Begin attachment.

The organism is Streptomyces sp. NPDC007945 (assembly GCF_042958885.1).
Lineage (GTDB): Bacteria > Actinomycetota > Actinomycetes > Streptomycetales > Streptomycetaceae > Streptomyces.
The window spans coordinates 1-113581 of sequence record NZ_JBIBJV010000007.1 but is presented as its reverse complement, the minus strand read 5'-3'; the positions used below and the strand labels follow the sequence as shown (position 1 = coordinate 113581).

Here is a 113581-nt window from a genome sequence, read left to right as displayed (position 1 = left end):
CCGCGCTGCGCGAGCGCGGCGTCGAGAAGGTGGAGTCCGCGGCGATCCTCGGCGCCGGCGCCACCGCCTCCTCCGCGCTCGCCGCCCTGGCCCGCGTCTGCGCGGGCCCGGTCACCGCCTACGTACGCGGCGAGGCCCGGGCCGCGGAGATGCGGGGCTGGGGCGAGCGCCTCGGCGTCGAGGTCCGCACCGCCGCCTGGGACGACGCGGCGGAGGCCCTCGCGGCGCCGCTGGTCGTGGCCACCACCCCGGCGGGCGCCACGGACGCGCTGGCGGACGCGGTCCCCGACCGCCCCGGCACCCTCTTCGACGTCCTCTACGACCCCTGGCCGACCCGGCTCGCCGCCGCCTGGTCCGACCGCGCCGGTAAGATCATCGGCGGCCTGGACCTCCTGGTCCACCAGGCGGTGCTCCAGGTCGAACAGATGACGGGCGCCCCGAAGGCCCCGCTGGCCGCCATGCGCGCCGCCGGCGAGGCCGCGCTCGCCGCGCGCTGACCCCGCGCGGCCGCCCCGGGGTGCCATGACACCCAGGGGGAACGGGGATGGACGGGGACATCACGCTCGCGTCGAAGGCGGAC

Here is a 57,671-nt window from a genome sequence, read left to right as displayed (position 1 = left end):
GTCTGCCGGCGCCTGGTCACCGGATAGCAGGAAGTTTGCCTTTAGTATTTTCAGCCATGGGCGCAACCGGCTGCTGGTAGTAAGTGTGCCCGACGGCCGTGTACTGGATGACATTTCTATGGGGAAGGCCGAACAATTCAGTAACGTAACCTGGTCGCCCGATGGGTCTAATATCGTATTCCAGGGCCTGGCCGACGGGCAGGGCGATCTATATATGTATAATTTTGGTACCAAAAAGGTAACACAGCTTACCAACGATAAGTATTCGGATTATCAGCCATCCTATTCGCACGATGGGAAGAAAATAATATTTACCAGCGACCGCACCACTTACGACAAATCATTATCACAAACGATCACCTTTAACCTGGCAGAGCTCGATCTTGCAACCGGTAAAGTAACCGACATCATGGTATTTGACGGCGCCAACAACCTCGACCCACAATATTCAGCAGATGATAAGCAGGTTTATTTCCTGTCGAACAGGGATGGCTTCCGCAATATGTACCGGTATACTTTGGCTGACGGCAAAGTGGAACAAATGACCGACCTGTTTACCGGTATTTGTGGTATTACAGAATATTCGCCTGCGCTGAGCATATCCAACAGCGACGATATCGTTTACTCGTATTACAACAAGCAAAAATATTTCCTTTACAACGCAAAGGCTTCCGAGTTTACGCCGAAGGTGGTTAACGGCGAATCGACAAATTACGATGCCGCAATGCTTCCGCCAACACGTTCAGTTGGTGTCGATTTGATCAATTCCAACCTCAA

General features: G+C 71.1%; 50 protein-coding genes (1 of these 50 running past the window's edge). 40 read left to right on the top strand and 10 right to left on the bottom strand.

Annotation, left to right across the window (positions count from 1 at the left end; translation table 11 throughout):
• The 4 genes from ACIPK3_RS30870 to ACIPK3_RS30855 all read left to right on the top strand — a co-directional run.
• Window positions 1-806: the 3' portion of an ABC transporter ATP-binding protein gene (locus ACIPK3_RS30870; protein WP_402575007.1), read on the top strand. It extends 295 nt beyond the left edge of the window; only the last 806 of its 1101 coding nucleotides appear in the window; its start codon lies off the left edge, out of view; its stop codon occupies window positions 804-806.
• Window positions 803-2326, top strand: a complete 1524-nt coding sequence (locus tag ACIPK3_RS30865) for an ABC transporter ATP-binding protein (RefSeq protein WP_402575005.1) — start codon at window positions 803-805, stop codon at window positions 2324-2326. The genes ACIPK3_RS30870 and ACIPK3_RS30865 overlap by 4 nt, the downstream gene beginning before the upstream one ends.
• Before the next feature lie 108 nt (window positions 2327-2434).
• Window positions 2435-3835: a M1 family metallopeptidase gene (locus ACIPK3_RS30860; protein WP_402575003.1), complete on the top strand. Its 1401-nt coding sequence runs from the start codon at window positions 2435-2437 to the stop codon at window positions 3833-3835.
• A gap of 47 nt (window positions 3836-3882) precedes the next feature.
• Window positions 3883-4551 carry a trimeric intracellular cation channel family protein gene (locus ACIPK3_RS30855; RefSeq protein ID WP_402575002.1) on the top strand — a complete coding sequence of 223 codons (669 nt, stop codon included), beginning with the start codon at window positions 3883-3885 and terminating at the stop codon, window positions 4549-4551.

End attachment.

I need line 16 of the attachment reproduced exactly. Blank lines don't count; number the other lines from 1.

• Window positions 3883-4551 carry a trimeric intracellular cation channel family protein gene (locus ACIPK3_RS30855; RefSeq protein ID WP_402575002.1) on the top strand — a complete coding sequence of 223 codons (669 nt, stop codon included), beginning with the start codon at window positions 3883-3885 and terminating at the stop codon, window positions 4549-4551.